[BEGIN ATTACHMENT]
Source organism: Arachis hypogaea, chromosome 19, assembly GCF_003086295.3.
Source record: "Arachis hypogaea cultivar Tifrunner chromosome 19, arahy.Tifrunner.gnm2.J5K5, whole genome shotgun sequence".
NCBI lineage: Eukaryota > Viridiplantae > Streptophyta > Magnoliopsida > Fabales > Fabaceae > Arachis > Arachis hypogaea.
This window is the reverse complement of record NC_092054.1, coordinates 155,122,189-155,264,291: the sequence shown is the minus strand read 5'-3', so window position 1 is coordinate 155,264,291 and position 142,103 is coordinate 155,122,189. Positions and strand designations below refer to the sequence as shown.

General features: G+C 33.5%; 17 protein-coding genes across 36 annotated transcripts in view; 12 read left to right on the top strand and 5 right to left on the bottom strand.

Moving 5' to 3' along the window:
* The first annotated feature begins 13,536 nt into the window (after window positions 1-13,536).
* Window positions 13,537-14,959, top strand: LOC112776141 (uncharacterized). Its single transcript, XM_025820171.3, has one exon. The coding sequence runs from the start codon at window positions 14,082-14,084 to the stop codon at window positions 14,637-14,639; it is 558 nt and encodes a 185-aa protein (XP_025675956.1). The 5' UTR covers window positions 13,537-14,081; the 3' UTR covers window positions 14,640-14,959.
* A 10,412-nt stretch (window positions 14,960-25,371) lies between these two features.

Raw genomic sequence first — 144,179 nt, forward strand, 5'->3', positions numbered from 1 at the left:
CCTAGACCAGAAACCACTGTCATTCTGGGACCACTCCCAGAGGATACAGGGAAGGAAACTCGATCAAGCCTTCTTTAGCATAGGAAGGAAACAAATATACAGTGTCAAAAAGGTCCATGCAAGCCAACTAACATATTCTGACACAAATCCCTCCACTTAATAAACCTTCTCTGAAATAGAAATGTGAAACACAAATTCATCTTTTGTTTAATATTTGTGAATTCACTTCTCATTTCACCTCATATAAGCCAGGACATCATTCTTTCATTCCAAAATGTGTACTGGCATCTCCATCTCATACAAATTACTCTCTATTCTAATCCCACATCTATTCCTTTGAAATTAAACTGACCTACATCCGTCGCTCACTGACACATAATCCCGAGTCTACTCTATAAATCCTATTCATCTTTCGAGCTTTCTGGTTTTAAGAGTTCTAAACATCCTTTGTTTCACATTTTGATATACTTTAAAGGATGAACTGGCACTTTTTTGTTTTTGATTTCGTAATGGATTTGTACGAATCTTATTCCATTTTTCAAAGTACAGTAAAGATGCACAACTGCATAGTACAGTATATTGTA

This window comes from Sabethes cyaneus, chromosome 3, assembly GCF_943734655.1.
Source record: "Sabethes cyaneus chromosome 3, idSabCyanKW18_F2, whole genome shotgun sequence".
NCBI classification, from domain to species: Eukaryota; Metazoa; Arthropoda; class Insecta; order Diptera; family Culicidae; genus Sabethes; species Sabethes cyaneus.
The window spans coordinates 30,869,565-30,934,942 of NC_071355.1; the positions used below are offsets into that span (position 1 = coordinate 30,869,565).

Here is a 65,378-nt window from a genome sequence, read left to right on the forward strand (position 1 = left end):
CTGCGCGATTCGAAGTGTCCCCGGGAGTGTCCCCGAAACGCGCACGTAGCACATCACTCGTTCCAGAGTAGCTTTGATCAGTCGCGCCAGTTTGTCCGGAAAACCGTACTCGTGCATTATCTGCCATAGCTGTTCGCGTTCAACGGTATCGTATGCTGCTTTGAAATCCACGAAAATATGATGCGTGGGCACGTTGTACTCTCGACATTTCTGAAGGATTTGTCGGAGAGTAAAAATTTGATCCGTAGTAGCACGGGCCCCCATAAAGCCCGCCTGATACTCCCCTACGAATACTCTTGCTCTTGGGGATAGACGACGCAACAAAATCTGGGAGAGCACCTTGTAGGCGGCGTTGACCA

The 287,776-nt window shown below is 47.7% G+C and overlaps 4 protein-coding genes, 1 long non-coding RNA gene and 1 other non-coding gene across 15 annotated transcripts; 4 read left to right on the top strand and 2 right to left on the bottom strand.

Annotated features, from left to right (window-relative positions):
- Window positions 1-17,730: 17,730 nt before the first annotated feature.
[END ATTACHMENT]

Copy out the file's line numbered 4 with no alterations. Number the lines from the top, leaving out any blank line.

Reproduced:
This window is the reverse complement of record NC_092054.1, coordinates 155,122,189-155,264,291: the sequence shown is the minus strand read 5'-3', so window position 1 is coordinate 155,264,291 and position 142,103 is coordinate 155,122,189. Positions and strand designations below refer to the sequence as shown.